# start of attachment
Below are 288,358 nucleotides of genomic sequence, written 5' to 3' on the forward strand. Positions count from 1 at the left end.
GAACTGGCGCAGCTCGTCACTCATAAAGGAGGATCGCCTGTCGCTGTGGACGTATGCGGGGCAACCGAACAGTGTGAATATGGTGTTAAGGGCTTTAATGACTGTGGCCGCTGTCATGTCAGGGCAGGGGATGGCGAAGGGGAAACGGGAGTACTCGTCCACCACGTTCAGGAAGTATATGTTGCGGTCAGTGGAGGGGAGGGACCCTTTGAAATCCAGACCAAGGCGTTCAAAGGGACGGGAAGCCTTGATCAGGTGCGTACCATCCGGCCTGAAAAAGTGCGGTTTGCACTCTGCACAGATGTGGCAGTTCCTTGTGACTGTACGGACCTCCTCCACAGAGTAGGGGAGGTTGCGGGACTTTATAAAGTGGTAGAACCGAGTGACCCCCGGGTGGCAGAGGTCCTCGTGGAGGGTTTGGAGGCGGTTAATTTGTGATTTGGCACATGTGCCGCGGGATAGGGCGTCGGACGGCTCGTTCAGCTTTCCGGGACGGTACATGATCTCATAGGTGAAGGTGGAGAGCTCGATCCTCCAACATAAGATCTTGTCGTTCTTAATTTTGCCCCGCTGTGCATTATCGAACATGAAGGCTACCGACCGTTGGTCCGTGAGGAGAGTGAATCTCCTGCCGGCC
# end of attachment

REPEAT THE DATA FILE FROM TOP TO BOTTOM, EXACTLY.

Below are 288,358 nucleotides of genomic sequence, written 5' to 3' on the forward strand. Positions count from 1 at the left end.
GAACTGGCGCAGCTCGTCACTCATAAAGGAGGATCGCCTGTCGCTGTGGACGTATGCGGGGCAACCGAACAGTGTGAATATGGTGTTAAGGGCTTTAATGACTGTGGCCGCTGTCATGTCAGGGCAGGGGATGGCGAAGGGGAAACGGGAGTACTCGTCCACCACGTTCAGGAAGTATATGTTGCGGTCAGTGGAGGGGAGGGACCCTTTGAAATCCAGACCAAGGCGTTCAAAGGGACGGGAAGCCTTGATCAGGTGCGTACCATCCGGCCTGAAAAAGTGCGGTTTGCACTCTGCACAGATGTGGCAGTTCCTTGTGACTGTACGGACCTCCTCCACAGAGTAGGGGAGGTTGCGGGACTTTATAAAGTGGTAGAACCGAGTGACCCCCGGGTGGCAGAGGTCCTCGTGGAGGGTTTGGAGGCGGTTAATTTGTGATTTGGCACATGTGCCGCGGGATAGGGCGTCGGACGGCTCGTTCAGCTTTCCGGGACGGTACATGATCTCATAGGTGAAGGTGGAGAGCTCGATCCTCCAACATAAGATCTTGTCGTTCTTAATTTTGCCCCGCTGTGCATTATCGAACATGAAGGCTACCGACCGTTGGTCCGTGAGGAGAGTGAATCTCCTGCCGGCC